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15 Apr, 2024 17:12

Policeman can sue Black Lives Matter activist – US Supreme Court

Critics argue the ruling sets a dangerous precedent threatening free speech and right to assembly
Policeman can sue Black Lives Matter activist – US Supreme Court

A Louisiana police officer will be allowed to press charges against BLM organizer DeRay McKesson after losing several teeth and suffering brain damage during a civil rights protest, the US Supreme Court has ruled.

In July 2016, McKesson led a Black Lives Matter demonstration in Baton Rouge over the fatal police shooting of an armed black man named Alton Sterling. During the protest, Officer John Ford was injured by a rock or piece of concrete thrown by one of the activists, who has remained unidentified. 

Ford’s lawsuit claimed McKesson should have known the protest would turn violent when it started and is therefore liable for his injuries. Initially dismissed by a district judge, it was revived last year by the Fifth Circuit Court of Appeals. The Supreme Court on Monday declined to hear McKesson’s appeal.

McKesson was arrested by Baton Rouge police on the day of the protest but was later released and charges against him were dropped. In November 2016, the city paid out a $100,000 settlement to 92 activists arrested during the riot, amounting to about $230 a person after legal fees.

Backed by the American Civil Liberties Union (ACLU), McKesson had argued before the Fifth Circuit that he was engaging in free speech and assembly activities protected by the First Amendment to the US Constitution. In a 1982 case involving black civil rights activists in Mississippi, the Supreme Court ruled that participants in such activities were shielded from liability arising from the conduct of others.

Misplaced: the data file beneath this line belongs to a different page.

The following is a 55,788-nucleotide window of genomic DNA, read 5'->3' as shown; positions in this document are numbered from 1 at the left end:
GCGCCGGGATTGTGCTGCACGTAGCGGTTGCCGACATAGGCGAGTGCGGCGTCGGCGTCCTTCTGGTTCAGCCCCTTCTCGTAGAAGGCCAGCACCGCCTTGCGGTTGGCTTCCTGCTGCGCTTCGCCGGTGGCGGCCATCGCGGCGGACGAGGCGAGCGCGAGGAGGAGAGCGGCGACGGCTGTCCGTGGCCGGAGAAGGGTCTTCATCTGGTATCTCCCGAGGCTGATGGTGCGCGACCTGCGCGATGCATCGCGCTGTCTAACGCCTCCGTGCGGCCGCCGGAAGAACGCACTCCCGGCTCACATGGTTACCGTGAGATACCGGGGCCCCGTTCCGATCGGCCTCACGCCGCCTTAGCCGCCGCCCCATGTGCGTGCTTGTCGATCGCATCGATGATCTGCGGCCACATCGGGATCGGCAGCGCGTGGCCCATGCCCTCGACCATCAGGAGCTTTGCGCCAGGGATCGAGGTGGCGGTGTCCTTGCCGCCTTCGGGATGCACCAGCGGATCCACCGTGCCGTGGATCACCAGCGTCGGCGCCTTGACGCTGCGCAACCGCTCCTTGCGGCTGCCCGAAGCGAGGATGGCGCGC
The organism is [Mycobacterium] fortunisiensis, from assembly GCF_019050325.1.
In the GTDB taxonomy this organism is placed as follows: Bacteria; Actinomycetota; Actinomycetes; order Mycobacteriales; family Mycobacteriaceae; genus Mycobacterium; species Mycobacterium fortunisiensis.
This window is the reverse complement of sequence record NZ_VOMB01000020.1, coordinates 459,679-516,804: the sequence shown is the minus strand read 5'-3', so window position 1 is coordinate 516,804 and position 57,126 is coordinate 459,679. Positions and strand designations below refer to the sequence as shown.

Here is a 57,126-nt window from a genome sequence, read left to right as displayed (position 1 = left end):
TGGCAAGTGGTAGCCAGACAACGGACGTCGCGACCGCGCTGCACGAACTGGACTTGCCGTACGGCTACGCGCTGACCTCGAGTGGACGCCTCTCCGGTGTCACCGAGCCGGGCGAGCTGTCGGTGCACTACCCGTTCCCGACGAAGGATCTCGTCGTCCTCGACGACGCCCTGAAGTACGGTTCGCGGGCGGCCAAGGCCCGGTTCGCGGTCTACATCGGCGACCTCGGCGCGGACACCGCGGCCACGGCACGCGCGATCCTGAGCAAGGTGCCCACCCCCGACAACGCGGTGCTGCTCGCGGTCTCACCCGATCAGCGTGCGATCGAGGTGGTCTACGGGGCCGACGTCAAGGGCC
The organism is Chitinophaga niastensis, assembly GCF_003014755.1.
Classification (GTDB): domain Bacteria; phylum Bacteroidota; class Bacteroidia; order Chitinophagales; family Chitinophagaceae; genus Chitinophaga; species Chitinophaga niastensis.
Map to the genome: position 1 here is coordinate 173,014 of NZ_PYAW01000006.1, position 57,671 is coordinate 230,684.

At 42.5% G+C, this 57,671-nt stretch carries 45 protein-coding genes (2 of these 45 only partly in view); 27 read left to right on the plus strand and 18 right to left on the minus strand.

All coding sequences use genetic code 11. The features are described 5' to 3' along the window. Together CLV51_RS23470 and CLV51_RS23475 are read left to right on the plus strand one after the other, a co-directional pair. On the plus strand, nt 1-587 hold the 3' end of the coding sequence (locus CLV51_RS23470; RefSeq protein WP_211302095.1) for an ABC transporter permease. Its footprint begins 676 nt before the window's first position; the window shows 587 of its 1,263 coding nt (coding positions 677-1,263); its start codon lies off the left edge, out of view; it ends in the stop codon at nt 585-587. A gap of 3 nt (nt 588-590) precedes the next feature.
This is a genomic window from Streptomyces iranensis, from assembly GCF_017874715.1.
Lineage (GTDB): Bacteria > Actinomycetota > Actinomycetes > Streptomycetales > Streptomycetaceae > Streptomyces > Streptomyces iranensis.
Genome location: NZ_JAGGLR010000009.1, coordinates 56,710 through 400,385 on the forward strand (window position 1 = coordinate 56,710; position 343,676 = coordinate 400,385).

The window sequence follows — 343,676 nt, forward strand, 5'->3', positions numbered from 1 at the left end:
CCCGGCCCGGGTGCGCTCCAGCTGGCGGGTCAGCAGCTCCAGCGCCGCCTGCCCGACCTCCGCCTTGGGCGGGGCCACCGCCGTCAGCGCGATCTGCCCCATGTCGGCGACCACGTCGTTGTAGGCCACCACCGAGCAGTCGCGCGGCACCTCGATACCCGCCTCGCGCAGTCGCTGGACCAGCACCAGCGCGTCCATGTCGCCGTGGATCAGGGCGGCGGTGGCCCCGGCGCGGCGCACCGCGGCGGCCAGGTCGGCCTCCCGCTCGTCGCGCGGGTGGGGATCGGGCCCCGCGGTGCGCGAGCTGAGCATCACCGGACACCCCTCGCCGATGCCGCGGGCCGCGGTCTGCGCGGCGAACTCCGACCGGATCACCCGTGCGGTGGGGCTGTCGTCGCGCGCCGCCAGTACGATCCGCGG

The appeals court rejected this line of argument, though one dissenting judge invoked Dr. Martin Luther King Jr’s 1965 march in Alabama and said that political upheavals – from marches to riots – have “marked our history from the beginning.”

Judge Don Willett argued that the majority’s legal theory “would have enfeebled America’s street-blocking civil rights movement, imposing ruinous financial liability against citizens for exercising core First Amendment freedoms.”

The ACLU has warned that the ruling could set a precedent, making it easier to sue protest leaders for illegal conduct of attendees, which would “stifle activism seeking political or societal change,” according to Reuters.

McKesson was one of the early leaders of the Black Lives Matter movement, which claimed that police across the US were racist and too aggressive towards African Americans. The district judge that rejected Ford’s initial lawsuit had argued that Black Lives Matter is an idea and not an entity, and therefore can’t be sued.

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